users.

  16.1.3 Third-Party
Products Requiring a Hard-Coded Path

  If you're installing a
third-party product, downloaded from the Web or elsewhere, you may
not have the opportunity to code it such that it identifies its
location at run time based on ${UPS_PROD_DIR} or the
$<PRODUCT>_DIR environment variable. Whereas many products
never need to know their location (they only need to be in your
$PATH, for example), many other products do need to know their location in order to locate auxiliary
commands, libraries, utilities, and so on.

  Techniques for
Implementing these Products

  There are two approaches to implement such products:

  • For a product that is
    already set up and which contains a script that requires an
    interpreter, start the script with #!/usr/bin/env <interpreter> (e.g., #!/usr/bin/env
    perl
    ). The env program will run the first copy of the interpreter it
    finds on your command search path, and your script is then
    executable.
  • Create a "wrapper" shell
    script which sets up the UPS environment, sets up your product, and then invokes the
    appropriate commands.

  Examples of Products
Requiring Hard-coded Paths

  Here are examples of situations
in which hard-coded paths are unavoidable:

  • Pre-built products which
    have hard-coded paths.
  • Products that you can
    rebuild, but which were not coded with the idea of calculating
    where the files sit at run time. You need to state where to
    look for files at compile time, and this leads to hard-coded paths
    in the images.
  • Commands that are not
    executed in the context of a shell, but rather as a program. You can't assume
    the program running the command will expand environment variables. If you spell
    out the whole path, you'll have to edit it every time a new version of
    the command is released.
  • cgi scripts, rsh scripts and other situations in which you can't be sure
    that the product will necessarily have been setup when it is called
    by another one, and it needs to work anyway. Frequently you can create
    product configuration scripts that copy or link the product files
    into the correct location on the target node. In some cases for cgi scripts, you can have your Web server setup the product
    and pass the relevant environment variables.

  16.2 Directory Structure
for a UPS Product Instance

  The top level directory of a UPS product instance is called the product root directory , and in general it should contain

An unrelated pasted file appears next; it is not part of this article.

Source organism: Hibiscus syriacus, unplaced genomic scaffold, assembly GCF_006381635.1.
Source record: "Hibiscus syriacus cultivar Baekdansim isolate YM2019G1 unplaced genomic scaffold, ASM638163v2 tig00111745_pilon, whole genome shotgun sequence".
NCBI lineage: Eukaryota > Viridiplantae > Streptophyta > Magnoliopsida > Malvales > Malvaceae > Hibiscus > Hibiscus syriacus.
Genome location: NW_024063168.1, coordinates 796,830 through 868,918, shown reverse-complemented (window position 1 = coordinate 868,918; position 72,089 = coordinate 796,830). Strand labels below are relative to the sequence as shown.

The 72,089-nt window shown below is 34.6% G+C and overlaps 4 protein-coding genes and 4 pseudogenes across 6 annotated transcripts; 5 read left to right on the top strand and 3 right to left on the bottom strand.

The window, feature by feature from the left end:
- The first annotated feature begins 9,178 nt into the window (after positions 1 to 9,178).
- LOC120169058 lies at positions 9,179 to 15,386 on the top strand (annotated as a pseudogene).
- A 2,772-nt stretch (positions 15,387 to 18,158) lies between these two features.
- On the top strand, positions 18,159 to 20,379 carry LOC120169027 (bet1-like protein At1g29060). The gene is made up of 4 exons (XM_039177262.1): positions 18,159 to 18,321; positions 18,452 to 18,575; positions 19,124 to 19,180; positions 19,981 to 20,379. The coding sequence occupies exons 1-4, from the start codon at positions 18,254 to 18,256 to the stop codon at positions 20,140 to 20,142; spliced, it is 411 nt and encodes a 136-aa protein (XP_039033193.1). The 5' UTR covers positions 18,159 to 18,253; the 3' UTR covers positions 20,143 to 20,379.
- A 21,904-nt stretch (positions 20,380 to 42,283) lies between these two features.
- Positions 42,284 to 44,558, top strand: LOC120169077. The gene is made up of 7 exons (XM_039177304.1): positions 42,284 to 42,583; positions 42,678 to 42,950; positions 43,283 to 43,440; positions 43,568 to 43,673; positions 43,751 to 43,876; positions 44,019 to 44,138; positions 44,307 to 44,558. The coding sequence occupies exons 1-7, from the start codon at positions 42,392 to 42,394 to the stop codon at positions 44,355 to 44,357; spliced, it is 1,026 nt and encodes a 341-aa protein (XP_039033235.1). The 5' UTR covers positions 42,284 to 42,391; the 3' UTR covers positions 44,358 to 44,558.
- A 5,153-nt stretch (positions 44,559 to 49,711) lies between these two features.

files and subdirectories in which almost everything related to the
product instance resides: the executables, the library files, the
documentation, and so on. The ups directory files (i.e., the UPS metadata) and the table file usually reside here, but
are not required to do so.

  UPS is very lenient in the directory structure it allows. Nothing is
required in all situations beyond a product root directory.
Normally product instances have a table file containing actions
that are run during operations like product installation and
setup.

  We recommend that you follow a
few directory structure guidelines simply to conform to a generally
recognized format. This will make it easy for yourself and others
to identify each file and directory later on. The following is a
relatively complete sample directory structure underneath the
product root directory. Most products won't require all of these
elements. On the other hand, you may include other directories
and/or files not listed here.
README text file containing information such as origin of the product
(by whom, from where, etc.), support level, support group/person,
caveats and known bugs (may be contained in the ups directory) bin directory containing the executable(s) ups directory containing metadata files and other executable and
data files used during implementation and invocation; may also
contain INSTALL_NOTE (described below) file and the directories toman , toInfo , tonews and tohtml . Often the table file
resides here. (This directory is no longer a required element of a UPS product.)Default location of the ups directory is directly
underneath the product root, but it may reside anywhere. ups/INSTALL_NOTE text file containing a detailed description of any installation
actions that are more easily performed directly by the installer
rather than by a script (beyond or instead of running configure and/or current ). This should not be a
script. This file is not usually needed. If provided, mention it in
the README file so that
product installers know to run it. lib directory containing libraries src directory containing source code include directory containing include files
p<>.  

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Last revised May 2014